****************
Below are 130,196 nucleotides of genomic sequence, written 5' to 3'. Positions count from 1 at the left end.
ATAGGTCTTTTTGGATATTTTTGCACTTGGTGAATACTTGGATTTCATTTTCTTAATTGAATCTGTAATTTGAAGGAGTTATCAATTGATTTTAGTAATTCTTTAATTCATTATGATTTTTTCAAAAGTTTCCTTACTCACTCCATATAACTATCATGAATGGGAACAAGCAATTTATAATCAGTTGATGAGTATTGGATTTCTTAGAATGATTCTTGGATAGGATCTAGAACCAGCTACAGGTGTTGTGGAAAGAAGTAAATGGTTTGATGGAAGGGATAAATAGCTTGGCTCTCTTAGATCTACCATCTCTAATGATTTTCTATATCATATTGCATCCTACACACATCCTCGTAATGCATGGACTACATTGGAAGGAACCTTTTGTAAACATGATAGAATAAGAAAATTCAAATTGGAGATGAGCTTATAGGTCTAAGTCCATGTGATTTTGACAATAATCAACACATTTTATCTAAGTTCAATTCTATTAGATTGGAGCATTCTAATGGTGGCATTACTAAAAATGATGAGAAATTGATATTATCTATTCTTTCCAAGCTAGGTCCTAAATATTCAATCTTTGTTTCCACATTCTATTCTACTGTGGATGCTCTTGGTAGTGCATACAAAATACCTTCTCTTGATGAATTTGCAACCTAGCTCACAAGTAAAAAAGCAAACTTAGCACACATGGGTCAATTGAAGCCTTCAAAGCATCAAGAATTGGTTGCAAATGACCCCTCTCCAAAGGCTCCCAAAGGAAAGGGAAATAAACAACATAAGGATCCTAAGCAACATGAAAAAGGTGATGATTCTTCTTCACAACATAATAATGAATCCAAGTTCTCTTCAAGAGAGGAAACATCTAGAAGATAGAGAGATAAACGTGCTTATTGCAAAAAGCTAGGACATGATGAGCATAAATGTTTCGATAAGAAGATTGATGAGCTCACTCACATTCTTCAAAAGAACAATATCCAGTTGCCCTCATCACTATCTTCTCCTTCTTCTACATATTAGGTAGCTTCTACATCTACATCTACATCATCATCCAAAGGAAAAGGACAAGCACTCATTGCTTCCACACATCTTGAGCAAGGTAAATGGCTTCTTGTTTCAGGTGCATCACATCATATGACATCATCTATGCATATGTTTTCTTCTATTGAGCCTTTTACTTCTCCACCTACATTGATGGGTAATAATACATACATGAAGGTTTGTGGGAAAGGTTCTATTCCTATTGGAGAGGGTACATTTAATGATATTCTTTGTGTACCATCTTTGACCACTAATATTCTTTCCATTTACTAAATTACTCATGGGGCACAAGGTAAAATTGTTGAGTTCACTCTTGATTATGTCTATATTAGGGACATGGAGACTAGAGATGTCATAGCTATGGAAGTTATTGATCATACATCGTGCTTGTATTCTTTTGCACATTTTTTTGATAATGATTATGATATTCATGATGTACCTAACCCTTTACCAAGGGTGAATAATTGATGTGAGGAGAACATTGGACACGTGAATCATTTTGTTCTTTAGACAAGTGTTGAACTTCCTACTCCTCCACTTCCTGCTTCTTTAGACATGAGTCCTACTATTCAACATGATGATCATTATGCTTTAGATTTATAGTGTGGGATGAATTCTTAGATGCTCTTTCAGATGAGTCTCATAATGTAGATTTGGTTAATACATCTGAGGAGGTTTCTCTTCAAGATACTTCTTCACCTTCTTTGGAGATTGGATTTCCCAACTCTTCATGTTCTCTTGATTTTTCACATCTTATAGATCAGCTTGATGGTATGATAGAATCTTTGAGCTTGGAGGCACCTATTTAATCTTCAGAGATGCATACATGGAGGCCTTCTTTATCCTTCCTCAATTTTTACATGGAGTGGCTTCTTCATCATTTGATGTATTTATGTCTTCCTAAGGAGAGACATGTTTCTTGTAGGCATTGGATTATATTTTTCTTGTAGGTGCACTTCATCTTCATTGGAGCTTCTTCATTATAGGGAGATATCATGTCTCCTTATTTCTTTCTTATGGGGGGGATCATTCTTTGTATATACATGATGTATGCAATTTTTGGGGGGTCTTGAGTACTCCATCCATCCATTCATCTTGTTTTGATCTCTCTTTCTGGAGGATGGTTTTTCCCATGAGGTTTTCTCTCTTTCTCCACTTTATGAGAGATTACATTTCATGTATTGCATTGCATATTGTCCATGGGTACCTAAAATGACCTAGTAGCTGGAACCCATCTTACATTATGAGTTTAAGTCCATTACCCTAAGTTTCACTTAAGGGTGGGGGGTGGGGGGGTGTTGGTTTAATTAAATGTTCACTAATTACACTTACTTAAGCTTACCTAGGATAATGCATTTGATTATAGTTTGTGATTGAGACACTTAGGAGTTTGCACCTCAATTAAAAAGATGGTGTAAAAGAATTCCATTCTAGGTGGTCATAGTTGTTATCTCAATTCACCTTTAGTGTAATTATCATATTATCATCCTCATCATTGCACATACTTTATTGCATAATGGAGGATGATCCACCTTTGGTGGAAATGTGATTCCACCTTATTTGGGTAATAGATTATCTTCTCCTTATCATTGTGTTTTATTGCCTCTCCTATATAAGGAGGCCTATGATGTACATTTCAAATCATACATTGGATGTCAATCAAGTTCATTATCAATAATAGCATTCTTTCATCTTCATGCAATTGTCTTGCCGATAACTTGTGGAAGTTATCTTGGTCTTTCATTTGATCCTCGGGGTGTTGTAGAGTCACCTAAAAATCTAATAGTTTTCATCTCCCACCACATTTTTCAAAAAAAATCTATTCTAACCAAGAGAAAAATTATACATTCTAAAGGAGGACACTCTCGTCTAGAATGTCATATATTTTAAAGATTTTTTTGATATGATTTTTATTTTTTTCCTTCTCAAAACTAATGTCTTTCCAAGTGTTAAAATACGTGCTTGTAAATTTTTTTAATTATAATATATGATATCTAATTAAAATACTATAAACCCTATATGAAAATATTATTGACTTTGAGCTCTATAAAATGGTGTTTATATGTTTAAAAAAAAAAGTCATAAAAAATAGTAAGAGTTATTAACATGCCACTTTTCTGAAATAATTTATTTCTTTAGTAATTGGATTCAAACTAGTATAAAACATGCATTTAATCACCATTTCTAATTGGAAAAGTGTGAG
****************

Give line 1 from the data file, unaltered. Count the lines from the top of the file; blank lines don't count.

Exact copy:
Below are 130,196 nucleotides of genomic sequence, written 5' to 3'. Positions count from 1 at the left end.